This is a short story that I read in one of those many magazines that I was reading in the mid-to-late 1980s. It was most likely published between 1960 and 1985, but I'm not 100% certain.
One scene of the story (I think near the beginning) features a man (the main character?) eating a meal served on an airplane. The narration remarks about the mess of the tin foil and cardboard packaging in which it comes, noting that the appearance of a new bacteria or fungus that eats plastics and synthetic rubbers had made it impossible to use plastic for packaging any more. (Don't ask how it was possible to keep jetliners running; it may have mentioned that the plane was an older-style propeller plane made entirely of wood and metal, but I don't specifically recall this.)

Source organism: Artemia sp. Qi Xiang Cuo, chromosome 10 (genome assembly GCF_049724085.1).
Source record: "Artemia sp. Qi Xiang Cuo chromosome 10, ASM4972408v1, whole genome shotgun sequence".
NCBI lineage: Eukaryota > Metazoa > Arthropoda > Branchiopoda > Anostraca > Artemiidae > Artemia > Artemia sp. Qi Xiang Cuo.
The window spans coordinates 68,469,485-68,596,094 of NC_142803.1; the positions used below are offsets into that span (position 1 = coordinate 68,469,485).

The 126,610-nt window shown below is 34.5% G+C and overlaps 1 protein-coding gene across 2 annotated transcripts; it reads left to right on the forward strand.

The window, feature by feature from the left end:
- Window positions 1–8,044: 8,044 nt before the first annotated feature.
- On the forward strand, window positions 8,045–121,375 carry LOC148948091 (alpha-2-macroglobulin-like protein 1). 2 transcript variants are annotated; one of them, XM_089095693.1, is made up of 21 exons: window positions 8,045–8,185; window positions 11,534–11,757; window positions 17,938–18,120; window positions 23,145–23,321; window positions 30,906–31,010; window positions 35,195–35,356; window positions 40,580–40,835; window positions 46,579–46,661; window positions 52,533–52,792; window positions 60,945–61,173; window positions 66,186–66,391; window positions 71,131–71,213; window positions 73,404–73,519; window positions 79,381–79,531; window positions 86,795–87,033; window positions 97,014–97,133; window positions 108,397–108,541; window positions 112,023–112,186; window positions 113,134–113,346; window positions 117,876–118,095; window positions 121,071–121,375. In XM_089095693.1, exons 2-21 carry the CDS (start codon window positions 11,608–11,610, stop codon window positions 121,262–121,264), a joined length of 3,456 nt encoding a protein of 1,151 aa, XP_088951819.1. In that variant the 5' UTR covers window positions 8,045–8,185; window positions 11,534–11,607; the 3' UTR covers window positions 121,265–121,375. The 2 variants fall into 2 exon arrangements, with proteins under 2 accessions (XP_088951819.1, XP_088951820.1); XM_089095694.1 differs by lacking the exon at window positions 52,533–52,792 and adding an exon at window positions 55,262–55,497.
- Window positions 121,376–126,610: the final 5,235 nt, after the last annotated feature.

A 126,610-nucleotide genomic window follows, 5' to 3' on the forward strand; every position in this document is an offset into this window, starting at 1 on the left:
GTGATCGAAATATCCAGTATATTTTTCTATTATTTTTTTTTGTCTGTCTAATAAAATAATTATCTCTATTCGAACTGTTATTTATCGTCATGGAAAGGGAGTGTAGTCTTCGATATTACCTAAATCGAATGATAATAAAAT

I don't think that the story was specifically about the impact of the loss of plastic, but I feel like the side effects came up at other points in the story. I can't remember the specifics of these other mentions, though.
The closest I've been able to find in my searches is Michael Crichton's Andromeda Strain (definitely not it) and a 1971 novel called Mutant 59: The Plastic Eaters. Per ISFDB, it doesn't look like excerpts of this were printed in any magazines, and the reviews of this novel make it sound like a disaster movie plot that doesn't sound right. I don't think that's it, either.